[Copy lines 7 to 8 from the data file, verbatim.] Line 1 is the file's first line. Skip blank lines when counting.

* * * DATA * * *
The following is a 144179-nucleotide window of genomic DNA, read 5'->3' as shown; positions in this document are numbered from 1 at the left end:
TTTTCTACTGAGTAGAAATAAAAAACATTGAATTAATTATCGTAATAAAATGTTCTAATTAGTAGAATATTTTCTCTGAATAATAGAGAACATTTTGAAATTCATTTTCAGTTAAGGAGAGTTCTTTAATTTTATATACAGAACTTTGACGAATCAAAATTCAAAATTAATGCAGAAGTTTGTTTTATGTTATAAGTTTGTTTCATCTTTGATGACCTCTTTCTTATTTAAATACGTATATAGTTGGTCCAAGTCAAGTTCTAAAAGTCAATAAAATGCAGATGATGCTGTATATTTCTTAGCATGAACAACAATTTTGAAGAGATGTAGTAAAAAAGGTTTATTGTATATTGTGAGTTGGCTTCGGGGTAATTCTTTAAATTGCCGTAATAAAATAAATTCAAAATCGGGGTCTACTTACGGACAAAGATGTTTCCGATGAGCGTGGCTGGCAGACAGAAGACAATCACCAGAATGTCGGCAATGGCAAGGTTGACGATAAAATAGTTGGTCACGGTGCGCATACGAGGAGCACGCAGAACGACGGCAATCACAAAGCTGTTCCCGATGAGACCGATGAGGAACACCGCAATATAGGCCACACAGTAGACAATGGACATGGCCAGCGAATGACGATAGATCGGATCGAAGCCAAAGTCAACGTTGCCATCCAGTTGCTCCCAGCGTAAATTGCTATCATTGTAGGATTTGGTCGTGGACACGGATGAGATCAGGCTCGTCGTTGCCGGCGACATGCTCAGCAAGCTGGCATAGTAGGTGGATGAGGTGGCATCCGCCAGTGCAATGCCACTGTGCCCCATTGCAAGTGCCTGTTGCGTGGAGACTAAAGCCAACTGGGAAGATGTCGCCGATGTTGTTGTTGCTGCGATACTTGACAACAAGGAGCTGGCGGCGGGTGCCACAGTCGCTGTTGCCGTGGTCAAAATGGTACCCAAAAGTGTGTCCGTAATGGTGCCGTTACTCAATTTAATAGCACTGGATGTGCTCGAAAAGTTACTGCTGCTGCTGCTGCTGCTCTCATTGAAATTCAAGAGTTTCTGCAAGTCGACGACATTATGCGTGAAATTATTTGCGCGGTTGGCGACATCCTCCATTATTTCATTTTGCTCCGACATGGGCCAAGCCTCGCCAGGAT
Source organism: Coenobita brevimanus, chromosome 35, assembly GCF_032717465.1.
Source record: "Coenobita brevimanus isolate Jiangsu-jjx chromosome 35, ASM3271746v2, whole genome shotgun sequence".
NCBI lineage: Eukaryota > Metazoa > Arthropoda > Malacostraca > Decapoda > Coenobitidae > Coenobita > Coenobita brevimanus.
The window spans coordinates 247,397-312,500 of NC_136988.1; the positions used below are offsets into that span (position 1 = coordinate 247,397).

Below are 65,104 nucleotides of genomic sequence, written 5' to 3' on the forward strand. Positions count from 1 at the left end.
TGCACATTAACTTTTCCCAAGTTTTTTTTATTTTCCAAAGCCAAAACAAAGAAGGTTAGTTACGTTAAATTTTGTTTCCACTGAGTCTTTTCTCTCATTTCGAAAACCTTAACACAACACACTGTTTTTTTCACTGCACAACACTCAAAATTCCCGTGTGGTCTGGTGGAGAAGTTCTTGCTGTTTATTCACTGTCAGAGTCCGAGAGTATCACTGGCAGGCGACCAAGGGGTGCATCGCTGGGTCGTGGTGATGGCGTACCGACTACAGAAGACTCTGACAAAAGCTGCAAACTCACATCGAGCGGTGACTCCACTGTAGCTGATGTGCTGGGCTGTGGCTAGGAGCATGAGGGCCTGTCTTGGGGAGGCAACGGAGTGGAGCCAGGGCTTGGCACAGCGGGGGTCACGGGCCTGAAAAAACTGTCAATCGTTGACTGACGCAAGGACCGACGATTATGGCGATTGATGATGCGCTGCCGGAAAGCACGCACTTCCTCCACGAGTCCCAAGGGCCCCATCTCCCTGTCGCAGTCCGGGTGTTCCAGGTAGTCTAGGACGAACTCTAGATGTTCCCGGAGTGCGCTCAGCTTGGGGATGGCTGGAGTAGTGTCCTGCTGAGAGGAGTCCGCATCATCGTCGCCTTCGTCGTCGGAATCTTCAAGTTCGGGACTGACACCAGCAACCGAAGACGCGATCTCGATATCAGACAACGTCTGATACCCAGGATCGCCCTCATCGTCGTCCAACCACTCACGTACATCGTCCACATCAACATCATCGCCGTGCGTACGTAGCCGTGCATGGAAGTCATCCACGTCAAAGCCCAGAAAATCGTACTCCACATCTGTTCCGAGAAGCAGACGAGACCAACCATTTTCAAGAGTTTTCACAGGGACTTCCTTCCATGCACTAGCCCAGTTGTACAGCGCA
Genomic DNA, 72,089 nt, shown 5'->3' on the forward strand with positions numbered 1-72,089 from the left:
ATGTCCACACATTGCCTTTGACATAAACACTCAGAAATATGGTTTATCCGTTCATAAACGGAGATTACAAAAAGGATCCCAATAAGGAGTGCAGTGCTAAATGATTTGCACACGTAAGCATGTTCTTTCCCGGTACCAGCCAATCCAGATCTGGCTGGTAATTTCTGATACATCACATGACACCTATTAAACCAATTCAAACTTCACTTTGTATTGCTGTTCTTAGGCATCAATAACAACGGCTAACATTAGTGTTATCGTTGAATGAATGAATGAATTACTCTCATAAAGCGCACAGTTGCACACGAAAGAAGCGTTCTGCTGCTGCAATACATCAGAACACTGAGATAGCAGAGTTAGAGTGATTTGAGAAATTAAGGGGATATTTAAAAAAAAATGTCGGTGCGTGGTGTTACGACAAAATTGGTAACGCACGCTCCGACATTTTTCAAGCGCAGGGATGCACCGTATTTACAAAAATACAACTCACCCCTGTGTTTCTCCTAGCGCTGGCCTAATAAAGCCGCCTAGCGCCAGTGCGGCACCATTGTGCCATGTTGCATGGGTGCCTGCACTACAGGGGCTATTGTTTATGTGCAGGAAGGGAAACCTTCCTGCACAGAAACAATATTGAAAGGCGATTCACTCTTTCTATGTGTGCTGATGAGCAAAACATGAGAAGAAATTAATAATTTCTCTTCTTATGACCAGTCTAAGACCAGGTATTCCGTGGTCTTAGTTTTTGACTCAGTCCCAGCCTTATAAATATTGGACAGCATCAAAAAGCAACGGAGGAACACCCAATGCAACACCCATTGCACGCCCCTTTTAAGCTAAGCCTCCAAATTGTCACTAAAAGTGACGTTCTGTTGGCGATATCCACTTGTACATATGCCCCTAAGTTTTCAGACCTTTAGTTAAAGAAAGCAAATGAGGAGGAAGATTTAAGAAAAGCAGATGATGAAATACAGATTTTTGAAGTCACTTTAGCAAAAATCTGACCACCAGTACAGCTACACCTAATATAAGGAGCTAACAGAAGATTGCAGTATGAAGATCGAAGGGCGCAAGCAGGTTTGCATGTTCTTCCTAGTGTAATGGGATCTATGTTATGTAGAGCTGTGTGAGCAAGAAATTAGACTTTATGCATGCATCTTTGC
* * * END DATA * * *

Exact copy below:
Below are 65,104 nucleotides of genomic sequence, written 5' to 3' on the forward strand. Positions count from 1 at the left end.
TGCACATTAACTTTTCCCAAGTTTTTTTTATTTTCCAAAGCCAAAACAAAGAAGGTTAGTTACGTTAAATTTTGTTTCCACTGAGTCTTTTCTCTCATTTCGAAAACCTTAACACAACACACTGTTTTTTTCACTGCACAACACTCAAAATTCCCGTGTGGTCTGGTGGAGAAGTTCTTGCTGTTTATTCACTGTCAGAGTCCGAGAGTATCACTGGCAGGCGACCAAGGGGTGCATCGCTGGGTCGTGGTGATGGCGTACCGACTACAGAAGACTCTGACAAAAGCTGCAAACTCACATCGAGCGGTGACTCCACTGTAGCTGATGTGCTGGGCTGTGGCTAGGAGCATGAGGGCCTGTCTTGGGGAGGCAACGGAGTGGAGCCAGGGCTTGGCACAGCGGGGGTCACGGGCCTGAAAAAACTGTCAATCGTTGACTGACGCAAGGACCGACGATTATGGCGATTGATGATGCGCTGCCGGAAAGCACGCACTTCCTCCACGAGTCCCAAGGGCCCCATCTCCCTGTCGCAGTCCGGGTGTTCCAGGTAGTCTAGGACGAACTCTAGATGTTCCCGGAGTGCGCTCAGCTTGGGGATGGCTGGAGTAGTGTCCTGCTGAGAGGAGTCCGCATCATCGTCGCCTTCGTCGTCGGAATCTTCAAGTTCGGGACTGACACCAGCAACCGAAGACGCGATCTCGATATCAGACAACGTCTGATACCCAGGATCGCCCTCATCGTCGTCCAACCACTCACGTACATCGTCCACATCAACATCATCGCCGTGCGTACGTAGCCGTGCATGGAAGTCATCCACGTCAAAGCCCAGAAAATCGTACTCCACATCTGTTCCGAGAAGCAGACGAGACCAACCATTTTCAAGAGTTTTCACAGGGACTTCCTTCCATGCACTAGCCCAGTTGTACAGCGCA